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US aluminium scrap demand climbs

Jun 16, 2022 | 08:26 AM |


Domestic and international demand for US aluminium scrap is climbing as producers of the light metal look to reduce their carbon footprint. Myra Pinkham reviews the dynamics of buoyant markets for secondary aluminium.

Even though the US aluminium scrap market is not quite as hot as it was earlier this year, marked by much month-to-month and even week-to-week volatility, it is widely believed that the longer term outlook continues to be very positive. That belief is supported by the amount of new US recycling capacity that several aluminium producers plan to bring online over the next few years.

“This is a very hot topic,” Beatriz Landa, Novelis North America’s vice president of procurement & recycling said, citing a continued strong demand pull both domestically and internationally for US scrap and aluminium recycling.

That was particularly apparent earlier this year when there was a strong run-up in US aluminium scrap prices, but they peaked at the beginning of March. Stephen Moss, vice president of Stanton A. Moss, said this was largely because of the headwinds of inflation, which has risen to a four-decade high, and its impact upon logistics and labor costs. “Also, capacity constraints at certain consuming industries have been slowing down the metals economy,” he said.
Joseph Pickard, chief economist and director of commodities for the Institute of Scrap Recycling Industries (ISRI), said that despite these challenges, “the big picture remains very positive for domestic aluminium recyclers,” noting that while the market is not quite as high as it was a couple of months ago, it is still elevated from a historical perspective.

“It is important to put the demand for aluminium scrap in the context of general aluminium demand,” Kelly Thomas, Alcoa Inc.’s executive vice president and chief commercial officer, said, noting that demand for aluminium is expected to grow for years to come as companies seek more sustainable raw materials to make their products and given that aluminium is lightweight, strong and infinitely recyclable. She added that it is an ideal replacement for plastics and heavier metals in a wide range of applications.
She also said that this supports aluminium scrap demand both because virgin aluminium is not able meet this growing demand alone, and because of the sustainability advantages of scrap. It uses material already circulating in the supply chain and requires 95% less energy than it takes to produce primary aluminium.

While the US economy, particularly manufacturing activity, has been on a bumpy path this year, ISRI’s Pickard said that overall domestic aluminium demand and therefore aluminium scrap demand is good. He added that one complicating factor has been volatility in the auto sector, in part due to supply chain issues. But he said that at the same time as North American auto production has been challenged by those issues, the amount of aluminum being used in vehicles, and notably electric vehicles, has been growing.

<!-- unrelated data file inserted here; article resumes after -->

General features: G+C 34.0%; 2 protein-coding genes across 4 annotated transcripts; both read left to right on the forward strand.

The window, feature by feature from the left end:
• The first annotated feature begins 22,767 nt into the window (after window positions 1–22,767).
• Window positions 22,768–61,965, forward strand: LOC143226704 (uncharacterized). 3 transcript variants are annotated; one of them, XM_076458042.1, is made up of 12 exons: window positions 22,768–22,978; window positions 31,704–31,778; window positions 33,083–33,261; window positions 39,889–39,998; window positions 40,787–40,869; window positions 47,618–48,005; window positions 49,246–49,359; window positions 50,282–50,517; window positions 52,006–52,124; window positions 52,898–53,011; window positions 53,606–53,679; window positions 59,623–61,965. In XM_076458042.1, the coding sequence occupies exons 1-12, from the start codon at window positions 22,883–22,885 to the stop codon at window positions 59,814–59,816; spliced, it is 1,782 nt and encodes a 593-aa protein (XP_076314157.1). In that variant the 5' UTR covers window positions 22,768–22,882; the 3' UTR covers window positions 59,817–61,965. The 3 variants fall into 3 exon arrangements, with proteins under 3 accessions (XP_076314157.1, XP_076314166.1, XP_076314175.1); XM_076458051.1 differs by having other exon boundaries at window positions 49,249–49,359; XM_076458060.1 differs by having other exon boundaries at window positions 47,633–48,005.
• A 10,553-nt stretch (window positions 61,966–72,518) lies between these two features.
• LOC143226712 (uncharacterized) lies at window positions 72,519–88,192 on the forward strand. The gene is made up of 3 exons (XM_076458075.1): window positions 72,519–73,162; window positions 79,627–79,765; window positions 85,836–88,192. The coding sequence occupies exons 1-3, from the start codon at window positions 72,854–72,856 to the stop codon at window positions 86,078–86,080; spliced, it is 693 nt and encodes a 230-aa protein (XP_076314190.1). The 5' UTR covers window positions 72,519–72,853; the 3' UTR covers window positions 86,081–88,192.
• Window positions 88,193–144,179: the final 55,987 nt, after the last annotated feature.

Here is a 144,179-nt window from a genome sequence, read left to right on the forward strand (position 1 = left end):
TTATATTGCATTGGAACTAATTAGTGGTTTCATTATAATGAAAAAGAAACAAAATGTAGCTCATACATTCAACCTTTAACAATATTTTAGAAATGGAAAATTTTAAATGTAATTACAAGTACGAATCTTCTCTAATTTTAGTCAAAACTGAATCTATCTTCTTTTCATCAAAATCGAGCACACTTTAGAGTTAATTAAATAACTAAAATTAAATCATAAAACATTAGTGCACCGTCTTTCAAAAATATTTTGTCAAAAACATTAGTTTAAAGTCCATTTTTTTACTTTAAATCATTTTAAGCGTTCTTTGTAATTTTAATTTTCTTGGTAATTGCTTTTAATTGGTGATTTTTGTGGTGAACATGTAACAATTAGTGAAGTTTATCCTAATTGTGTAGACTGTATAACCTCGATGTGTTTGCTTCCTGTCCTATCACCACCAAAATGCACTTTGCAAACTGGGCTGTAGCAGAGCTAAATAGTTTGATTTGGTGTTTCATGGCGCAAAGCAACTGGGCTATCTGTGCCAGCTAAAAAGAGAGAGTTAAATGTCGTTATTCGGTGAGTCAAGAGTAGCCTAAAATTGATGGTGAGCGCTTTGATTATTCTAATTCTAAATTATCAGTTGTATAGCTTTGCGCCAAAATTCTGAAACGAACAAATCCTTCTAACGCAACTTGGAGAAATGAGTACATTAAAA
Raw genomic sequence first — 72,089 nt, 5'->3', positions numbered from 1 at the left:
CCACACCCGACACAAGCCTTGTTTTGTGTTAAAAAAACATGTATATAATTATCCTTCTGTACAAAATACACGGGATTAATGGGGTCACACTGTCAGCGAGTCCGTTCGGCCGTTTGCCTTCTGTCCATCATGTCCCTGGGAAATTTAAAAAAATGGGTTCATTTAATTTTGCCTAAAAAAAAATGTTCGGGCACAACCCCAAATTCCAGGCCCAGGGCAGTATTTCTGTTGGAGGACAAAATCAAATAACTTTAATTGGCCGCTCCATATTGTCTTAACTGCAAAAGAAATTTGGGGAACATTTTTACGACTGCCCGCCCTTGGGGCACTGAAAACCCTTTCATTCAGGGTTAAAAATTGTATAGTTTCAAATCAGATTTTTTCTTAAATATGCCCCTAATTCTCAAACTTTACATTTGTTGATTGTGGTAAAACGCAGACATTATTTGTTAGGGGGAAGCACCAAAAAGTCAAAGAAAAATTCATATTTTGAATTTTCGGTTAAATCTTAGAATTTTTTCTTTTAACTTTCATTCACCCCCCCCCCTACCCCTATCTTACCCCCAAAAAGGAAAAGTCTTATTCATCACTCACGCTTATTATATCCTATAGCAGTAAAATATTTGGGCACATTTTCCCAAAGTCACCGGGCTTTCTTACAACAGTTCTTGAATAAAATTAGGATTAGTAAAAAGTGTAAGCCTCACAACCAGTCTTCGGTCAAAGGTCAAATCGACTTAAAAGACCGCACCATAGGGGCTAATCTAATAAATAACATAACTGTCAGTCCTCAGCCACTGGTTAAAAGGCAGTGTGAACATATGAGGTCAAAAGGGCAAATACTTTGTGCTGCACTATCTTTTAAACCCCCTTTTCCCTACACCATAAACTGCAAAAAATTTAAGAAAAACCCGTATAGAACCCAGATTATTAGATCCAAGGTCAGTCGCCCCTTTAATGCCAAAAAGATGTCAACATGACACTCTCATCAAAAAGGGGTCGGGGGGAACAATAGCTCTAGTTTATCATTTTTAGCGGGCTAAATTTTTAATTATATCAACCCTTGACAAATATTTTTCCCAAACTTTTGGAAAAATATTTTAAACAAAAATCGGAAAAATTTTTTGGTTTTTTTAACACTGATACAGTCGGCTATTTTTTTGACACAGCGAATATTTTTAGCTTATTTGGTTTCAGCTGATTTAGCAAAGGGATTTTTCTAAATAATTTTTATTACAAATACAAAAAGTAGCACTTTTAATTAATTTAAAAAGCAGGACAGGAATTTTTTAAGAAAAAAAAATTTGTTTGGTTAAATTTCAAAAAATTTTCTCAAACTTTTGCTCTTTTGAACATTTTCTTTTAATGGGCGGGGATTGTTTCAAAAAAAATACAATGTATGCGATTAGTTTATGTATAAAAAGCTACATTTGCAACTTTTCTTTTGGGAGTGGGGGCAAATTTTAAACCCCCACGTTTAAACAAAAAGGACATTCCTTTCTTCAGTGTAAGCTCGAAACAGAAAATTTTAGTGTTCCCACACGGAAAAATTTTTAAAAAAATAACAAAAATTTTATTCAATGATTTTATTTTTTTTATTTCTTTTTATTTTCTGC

While there has recently been less demand for scrap from the auto sector, Geordie Wilkes, head of research of Sucden Financial, said that once the current supply chain issues, including the shortage of semiconductor chips, start to ease, auto-related demand should pick up again. But he said that is not likely to occur before the back-end of 2023.

At the same time, despite increased concern about a possible slowing of the US economy with the slightly negative GDP growth in the first quarter and rising interest rates, Pickard said that at least at this point US consumers are continuing to spend, which bodes well for aluminium and aluminium scrap consumption. Moss agreed, stating that he believes that if the US economy goes into a recession, it is not likely to be a very steep or long one.

International factors

There have been some shifts in international demand for US aluminium scrap. Pickard said that US exports of aluminium scrap – including of used beverage cans (UBCs) and remelt scrap ingot (RSI) – in the first quarter of this year were up by 4.3% from the first three months of 2021. Mike Stier, vice president of strategy and innovation for Hydro Extrusion North America, pointed out that is even with US exports being limited by both certain logistics issues, such as container shortages and limited vessel availability, as well as the import restrictions that certain countries – particularly China – have recently imposed.

While China’s National Sword regulations were eased late last year, John Mothersole, a director at S&P Global Market Intelligence, noted that it still requires a certain amount of processing of scrap to be done before it is imported into China.
China is no longer the No. 1 destination for US aluminium scrap, but No. 14 (see table), Pickard observed, with India being the top destination (with US exports up 41% year on year in the first quarter), followed by Malaysia, which is where a lot of US scrap, particularly grades such as Twitch and Zorba, is processed into RSI and then redirected to China. Both of those countries are re-evaluating their own quality thresholds and/or regulations, Pickard pointed out, noting that trade restrictions in Malaysia have been attributed to the 23% year-on-year decline in US exports to that country in the first quarter, although it remains the No. 2 destination for US aluminium scrap.